Before Brooke sailed on a troopship for the Dardanelles he wrote his five war sonnets, the source of both his fame and infamy. John Lehmann finds them rhetorical, shallow, full of poetical cliché, and imprecise, emotive imagery. Above all, the sonnets were intellectually vapid in that they did not prefigure the horror of war. He contrasts them unfavorably with what is arguably Brooke’s best poem, his ironical depiction of what a fish might think heaven to be were it to follow the eschatology of that singular work of Victorian poetry, Hymns Ancient and Modern. The sonnets pronounced Brooke’s gran rifutto, the denial of the values he had once held dear and the substitution for them of war hysteria and sentimentalism.

They were, however, the prelude to his canonization. Rupert Brooke died of blood poisoning after an insect bite on board ship waiting to attack the Dardanelles. But his death was trumpeted as if he had killed fifty Turks with his drawn sword before succumbing on the battlements. While he was still alive his sonnets had been praised from the pulpit by the dean of St. Paul’s. Now that he was dead Churchill wrote an elegy, Henry James a rhapsody about one who “virtually met a soldier’s death, met it in the stress of action and the all but immediate presence of the enemy,” and Eddie Marsh rushed out a memoir. The hot air expanded, the balloon of the legend rose, and Rupert Brooke disappeared from sight leaving behind as a pattern to schoolboys the poster of the heroic soldier-poet. His smart new London friends indulged their apostrophizing hearts.

But not everyone was taken in. His Cambridge friends looked sadly into the sky, indignant that they were being asked to mourn a Rupert who never existed; and Virginia Woolf, who did not much admire his poetry but who was fond of him, took Marsh to task for sentimentalizing someone who was “the most restless, complex, and analytic of human beings,” and to whose friends it had scarcely mattered whether he wrote poetry or not. For the next twenty years those friends tried to explain to the sardonic young what it was that, despite the sonnets, had made Rupert so magnetic: they did not have much success. Had Rupert remained true to his Cambridge ideals they would have had more.

Or would they? John Lehmann’s thesis is so pat as to appear to be irrefutable. Curiously enough, Lehmann too was a handsome Cambridge poet—and a famous oar; he too had his hard times with the avaricious Leonard Woolf in Bloomsbury at the Hogarth Press; he too had to take a stand during the left-wing politics of the Thirties, yet decided to remain a publisher and shepherd his young writers into the world. He had threaded his way through the malignancy of London literary life and had not been mesmerized by duchesses or queens. On the contrary, like a true Spenserian knight, he remained faithful to the quest to hunt not the Blatant Beast but that elusive maiden, talent in writing. Why could not Rupert Brooke?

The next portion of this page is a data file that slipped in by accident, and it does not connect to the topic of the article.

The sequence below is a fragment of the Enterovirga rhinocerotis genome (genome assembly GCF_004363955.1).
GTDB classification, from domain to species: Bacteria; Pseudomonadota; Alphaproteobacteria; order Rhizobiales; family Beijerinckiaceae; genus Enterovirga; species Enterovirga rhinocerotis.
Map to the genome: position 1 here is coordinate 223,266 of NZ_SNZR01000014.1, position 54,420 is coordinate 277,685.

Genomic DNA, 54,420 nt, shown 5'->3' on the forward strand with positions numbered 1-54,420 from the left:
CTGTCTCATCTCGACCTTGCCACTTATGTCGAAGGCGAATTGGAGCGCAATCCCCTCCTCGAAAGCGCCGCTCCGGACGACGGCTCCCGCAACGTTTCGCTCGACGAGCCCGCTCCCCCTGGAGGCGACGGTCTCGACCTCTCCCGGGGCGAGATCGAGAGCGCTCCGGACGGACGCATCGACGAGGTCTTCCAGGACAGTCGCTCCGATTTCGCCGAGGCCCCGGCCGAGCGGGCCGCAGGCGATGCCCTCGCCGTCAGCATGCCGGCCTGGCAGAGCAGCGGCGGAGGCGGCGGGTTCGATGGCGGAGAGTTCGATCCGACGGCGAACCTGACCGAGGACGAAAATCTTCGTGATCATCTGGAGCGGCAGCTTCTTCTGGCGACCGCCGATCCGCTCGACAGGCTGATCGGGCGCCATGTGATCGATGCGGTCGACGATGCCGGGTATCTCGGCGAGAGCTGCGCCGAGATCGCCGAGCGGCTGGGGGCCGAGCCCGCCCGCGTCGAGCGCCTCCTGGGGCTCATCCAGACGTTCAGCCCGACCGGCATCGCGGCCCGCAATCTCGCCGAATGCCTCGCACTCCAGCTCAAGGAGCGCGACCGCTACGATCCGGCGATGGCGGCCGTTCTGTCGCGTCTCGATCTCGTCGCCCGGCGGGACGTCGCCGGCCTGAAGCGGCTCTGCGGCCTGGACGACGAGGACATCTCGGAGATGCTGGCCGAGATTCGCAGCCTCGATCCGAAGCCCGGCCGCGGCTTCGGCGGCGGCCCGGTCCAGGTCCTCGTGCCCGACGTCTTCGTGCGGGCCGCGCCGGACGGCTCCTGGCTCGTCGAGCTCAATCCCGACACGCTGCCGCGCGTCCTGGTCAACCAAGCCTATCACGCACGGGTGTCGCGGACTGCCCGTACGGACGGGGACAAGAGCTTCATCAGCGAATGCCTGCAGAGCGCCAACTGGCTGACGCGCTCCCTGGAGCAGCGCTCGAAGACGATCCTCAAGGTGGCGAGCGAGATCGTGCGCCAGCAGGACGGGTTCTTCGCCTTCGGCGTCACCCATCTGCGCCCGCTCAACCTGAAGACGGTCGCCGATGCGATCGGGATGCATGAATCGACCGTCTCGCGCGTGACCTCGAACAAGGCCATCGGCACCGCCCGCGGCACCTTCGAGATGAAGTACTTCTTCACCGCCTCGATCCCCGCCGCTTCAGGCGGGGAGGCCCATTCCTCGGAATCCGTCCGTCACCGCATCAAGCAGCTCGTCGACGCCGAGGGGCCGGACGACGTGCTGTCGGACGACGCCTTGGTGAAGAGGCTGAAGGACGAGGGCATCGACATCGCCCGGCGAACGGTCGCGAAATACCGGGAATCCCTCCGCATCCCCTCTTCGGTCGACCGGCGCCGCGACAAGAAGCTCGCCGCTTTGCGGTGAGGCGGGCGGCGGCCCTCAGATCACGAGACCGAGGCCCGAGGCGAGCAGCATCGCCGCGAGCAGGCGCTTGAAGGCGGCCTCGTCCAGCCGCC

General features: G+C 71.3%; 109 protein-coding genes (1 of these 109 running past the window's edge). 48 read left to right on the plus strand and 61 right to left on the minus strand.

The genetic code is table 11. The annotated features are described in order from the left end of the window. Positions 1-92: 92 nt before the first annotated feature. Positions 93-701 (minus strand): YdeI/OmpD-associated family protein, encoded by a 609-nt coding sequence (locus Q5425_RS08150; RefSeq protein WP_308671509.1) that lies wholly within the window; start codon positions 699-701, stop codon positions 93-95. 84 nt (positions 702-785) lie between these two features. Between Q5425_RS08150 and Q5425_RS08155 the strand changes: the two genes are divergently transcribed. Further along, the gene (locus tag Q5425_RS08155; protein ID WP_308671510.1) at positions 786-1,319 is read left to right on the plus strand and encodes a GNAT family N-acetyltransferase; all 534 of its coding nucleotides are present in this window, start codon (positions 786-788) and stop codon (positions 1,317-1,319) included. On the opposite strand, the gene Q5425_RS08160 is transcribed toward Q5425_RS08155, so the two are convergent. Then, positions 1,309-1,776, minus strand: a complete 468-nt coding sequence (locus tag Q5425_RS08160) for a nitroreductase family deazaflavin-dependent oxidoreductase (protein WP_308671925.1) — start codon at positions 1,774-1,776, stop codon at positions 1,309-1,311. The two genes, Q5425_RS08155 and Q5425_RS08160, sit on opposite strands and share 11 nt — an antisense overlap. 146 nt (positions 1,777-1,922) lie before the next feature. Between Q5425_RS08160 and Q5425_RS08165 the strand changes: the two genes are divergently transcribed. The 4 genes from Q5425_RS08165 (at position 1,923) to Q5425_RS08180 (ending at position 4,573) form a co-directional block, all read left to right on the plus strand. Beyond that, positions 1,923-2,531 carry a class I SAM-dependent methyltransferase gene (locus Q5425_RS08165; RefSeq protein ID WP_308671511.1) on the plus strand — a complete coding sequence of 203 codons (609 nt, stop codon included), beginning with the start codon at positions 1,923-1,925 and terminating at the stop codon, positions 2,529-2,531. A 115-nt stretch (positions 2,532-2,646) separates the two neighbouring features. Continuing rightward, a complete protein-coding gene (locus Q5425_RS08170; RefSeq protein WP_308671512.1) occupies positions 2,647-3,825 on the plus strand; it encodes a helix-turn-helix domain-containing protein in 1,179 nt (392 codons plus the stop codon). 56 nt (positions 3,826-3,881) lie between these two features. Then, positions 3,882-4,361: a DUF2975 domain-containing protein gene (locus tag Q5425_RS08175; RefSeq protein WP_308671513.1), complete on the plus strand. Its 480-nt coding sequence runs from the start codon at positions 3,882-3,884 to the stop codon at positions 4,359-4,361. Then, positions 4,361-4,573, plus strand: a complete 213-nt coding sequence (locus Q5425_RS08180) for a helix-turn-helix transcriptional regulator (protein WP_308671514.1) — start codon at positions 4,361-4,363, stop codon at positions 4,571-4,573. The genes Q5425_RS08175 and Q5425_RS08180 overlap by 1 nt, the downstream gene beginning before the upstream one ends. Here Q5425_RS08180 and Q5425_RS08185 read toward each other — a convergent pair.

Certainly one reason was that Brooke could not make up his mind what he was. It is a state of mind not unknown when people are in their twenties. Was he a scholar, was he a poet, was he a socialist, was he a man of action? Impossible to tell. Whom did he love? He never could be certain. John Lehmann gave his allegiance with hardly a second thought to a way of life which Brooke’s generation made popular: to live for, by, and off art. Brooke was drawn powerfully to this way of life, but he drew back. Had he good reasons?

In the story he tells so well John Lehmann perhaps fails to depict just how seductive, perhaps too seductive, the college Brooke went to in Cambridge was. King’s College resembled an imago released after centuries of larva-like existence, when the college was virtually closed to anyone who was not an Etonian. In the mid-Victorian reforms of the ancient universities King’s willingly threw itself open to all comers, and the first undergraduate to be admitted from a school other than Eton was in fact Rupert Brooke’s own father. By the time Rupert went there the comme il faut, High Anglican, decorous Etonians such as A.C. Benson had ceased to be the arbiters of the college. Indeed, Etonians, such as the spirited if absurd figure Oscar Browning, had led the opposition. An intelligent freshman was more likely to fall under the spell of that splendidly subversive figure, Wedd, who had been E.M. Forster’s mentor, or of Lowes Dickinson, another emancipator; or there was Pigou, the youngest professor of economics in the kingdom, a prominent free trader and Liberal. Keynes was at that time working in the India Office and writing his dissertation for the fellowship he would get, but his contemporary J.T. Sheppard, a protégé of Browning, was yet another young don who spent his time with the young.

Spending time with the young was what King’s dons were famous for. In the old days when an Etonian scholar automatically, on a vacancy arising, became a scholar and later, if he wished, a Fellow of King’s, the Fellows inevitably knew the undergraduates and treated them as equals, if a little lower down in the hierarchy of age. That tradition was now to flourish and, as a result, King’s began to be known for something else. Intense friendships between bachelor dons and undergraduates roused less comment than they would today if only for the reason that Englishmen of the upper classes lived between the ages of eight and twenty-one in a cloister of prep school, public school, and college. Such friendships could be romantic and were nearly always innocent. Even so, they could cause scandal, if they became flamboyant. Oscar Browning, to his intense indignation, had been required to give up his house at Eton because of his affection for the young George Curzon; and although Sheppard would not have laid a finger on an undergraduate, he used to announce his infatuations to the world at large and, using the arguments in Principia Ethica, spent hours trying to persuade Strachey that to fall in love with an unenlightened rowing Blue was not in itself evidence of a bad state of mind.

But the dons were teachers as well as guides, philosophers, and friends. The best of them taught outside the subject—not just the subtleties of Greek and Latin grammar or the narrative of history, but the political and moral ideas which emerged from the texts. The great thing at King’s was to be doing something new, learning something new, thinking something new.